Phil: Oh yeah, I figure about a mile an hour for that section, but super exciting. Once you cross the border into Yakima Indian Nation, it’s God’s country. I was in awe of all the meadows and there’s no one over there. It would be nice if there were markings or a safer way to get around, but that’s part of the fun, I think. I had a couple GPX tracks that I created from trip reports and Yassine’s Strava from when he ran it a few years back. Their routes went pretty far down the mountain, and I wanted to go up the mountain. I traced out the way I thought I would go and it ended up working out alright. The glacier gets a little sketchy at the far side of it. It’s a combination of the glacier, moraine deposit, huge piles of rock and crevasses. It’s like picking your way through this frozen wasteland. You wouldn’t want to slip and fall there. The wall after that was tough, especially with the slidy dinner plate rocks. Nothing is stable there. It just doesn’t end. You think you get to the next valley, Avalanche Valley, it’s going to be easy, but no it’s slow. You’re going up and down, trying to figure out how to cross the streams I go to fill up my water after crossing the streams and my foot slips and I get totally submerged in the spring. Son of a gun. All the time I spent crossing the streams carefully then I fall in.
NWDC: What was the low point?
Phil: The cars were just awful. When trucks would pass, they wouldn’t give you any room. The rednecks have these diesel trucks when they step on the gas they have this plume of exhaust. I think in those circles its cool. I think its called rolling coal. I knew it wasn’t personal. In their mind it’s ‘I’m a hick and you’re just some asshole on a bike.’
NWDC: What was your favorite point of the whole trip?
Phil: I really enjoyed the foot thing. Meeting John and Eric, those guys are legends. John held the Nolan’s 14 FKT for 13 years or something like that. They were at the forefront of the ridiculousness of ultra-endurance adventure running. It was a super fun event. Helgi was out there for 24 hours and we didn’t know what he was doing. He was training for Bigfoot 200 so this was just part of his training. Then going around Adams was awesome because of the new trail. I had never done Adams before, so that was a completely new experience.
NWDC: Anything else that sticks out from the trip?
Phil: It was really enjoyable. The low point was manageable. There were many enjoyable points that happened spontaneously on the way that I liked most. I didn’t know what I was getting into and I was pleased with the things that I found. Like hanging out in Northwoods. I didn’t know what Northwoods was, Turns out they have a nice general store. There was a rope swing to cool off in the Lewis River. Its hard to find people to take a week off just to go on an adventure. It’s not like you are going to Patagonia or something like that. Do you really need to? I mean, we have three mountains within 60 miles. You don’t have to buy a plane ticket across the world just to have a sufferfest. I think that was one of the things I really enjoyed is that this is right in the backyard.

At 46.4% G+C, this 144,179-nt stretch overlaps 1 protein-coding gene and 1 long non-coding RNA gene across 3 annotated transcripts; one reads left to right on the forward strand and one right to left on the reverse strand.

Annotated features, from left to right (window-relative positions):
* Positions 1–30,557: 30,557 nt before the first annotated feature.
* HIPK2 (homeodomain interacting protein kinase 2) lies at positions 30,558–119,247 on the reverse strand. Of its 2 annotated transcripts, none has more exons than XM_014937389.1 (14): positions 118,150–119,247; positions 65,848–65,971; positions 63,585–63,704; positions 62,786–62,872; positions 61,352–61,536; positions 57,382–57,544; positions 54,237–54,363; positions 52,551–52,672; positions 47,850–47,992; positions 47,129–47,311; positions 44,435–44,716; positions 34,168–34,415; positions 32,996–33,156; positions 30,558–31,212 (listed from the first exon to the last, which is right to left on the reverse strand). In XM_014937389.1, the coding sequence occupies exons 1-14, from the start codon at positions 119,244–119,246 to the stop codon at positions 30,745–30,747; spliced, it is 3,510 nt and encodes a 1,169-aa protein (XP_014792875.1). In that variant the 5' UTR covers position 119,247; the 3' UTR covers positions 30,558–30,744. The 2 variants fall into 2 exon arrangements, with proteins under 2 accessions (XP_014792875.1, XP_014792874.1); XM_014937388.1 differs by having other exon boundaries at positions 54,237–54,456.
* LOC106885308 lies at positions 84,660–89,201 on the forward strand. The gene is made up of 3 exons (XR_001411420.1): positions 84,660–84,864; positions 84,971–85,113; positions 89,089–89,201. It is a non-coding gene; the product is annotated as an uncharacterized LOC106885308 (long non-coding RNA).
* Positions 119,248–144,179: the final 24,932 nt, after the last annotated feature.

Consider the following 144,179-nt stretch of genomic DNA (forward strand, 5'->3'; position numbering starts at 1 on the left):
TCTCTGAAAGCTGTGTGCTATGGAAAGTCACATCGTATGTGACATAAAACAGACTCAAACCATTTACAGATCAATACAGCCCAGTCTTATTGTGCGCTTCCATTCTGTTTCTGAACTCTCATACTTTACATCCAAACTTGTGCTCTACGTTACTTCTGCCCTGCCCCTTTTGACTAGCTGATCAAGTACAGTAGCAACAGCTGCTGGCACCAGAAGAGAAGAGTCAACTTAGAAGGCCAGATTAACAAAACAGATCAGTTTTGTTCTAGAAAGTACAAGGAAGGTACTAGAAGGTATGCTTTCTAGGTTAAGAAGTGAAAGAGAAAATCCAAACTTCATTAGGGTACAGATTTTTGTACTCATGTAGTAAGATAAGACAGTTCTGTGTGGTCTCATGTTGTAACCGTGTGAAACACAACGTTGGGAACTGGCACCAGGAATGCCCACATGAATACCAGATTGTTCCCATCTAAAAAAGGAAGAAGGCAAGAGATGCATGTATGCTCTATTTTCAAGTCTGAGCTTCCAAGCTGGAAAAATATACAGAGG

NWDC: When you passed out in Dairy Queen, what was that like?
Phil: That’s never happened to me before. I think I was working too hard pedalling there. It was 95 degrees, I’m dehydrated, and I just ran around Mt. Hood. I was skimping on hydration and fuel because I just wanted to get to Dairy Queen. I wasn’t taking care of myself when I should of. I thought I’d just push to Dairy Queen and then things would be OK. I show up there and the air conditioning was off. There was this huge line and I pass out. That’s kind of embarrassing. I hit the deck, wake back up and I’m fine. The lady that was there was a medical doctor and she was like ‘oh yeah, this happens to me all the time.’ So I’m just happy I didn’t fall and hit my head or fall when I was on the bike. It could have been a different outcome. This one is pretty high on the dumbshit scale. I’m pretty happy I didn’t get hurt. They wouldn’t let me go until Bree showed up.
NWDC: So, are you glad you did this?
Phil: Oh, yeah. I’ve got ideas of what I’d like to do next year. I need to track down a mountain bike though. Maybe more of a linear trip, like a point to point on the Oregon Timber Trail and add some running elements into it. I don’t know, maybe I can get around Jefferson. It has no trail on the east side. Maybe that’s the next one to do, make my own trail and bushwack around that thing.
Visit Phil’s Volcanic 1080 report to get the full details of the incredible adventure.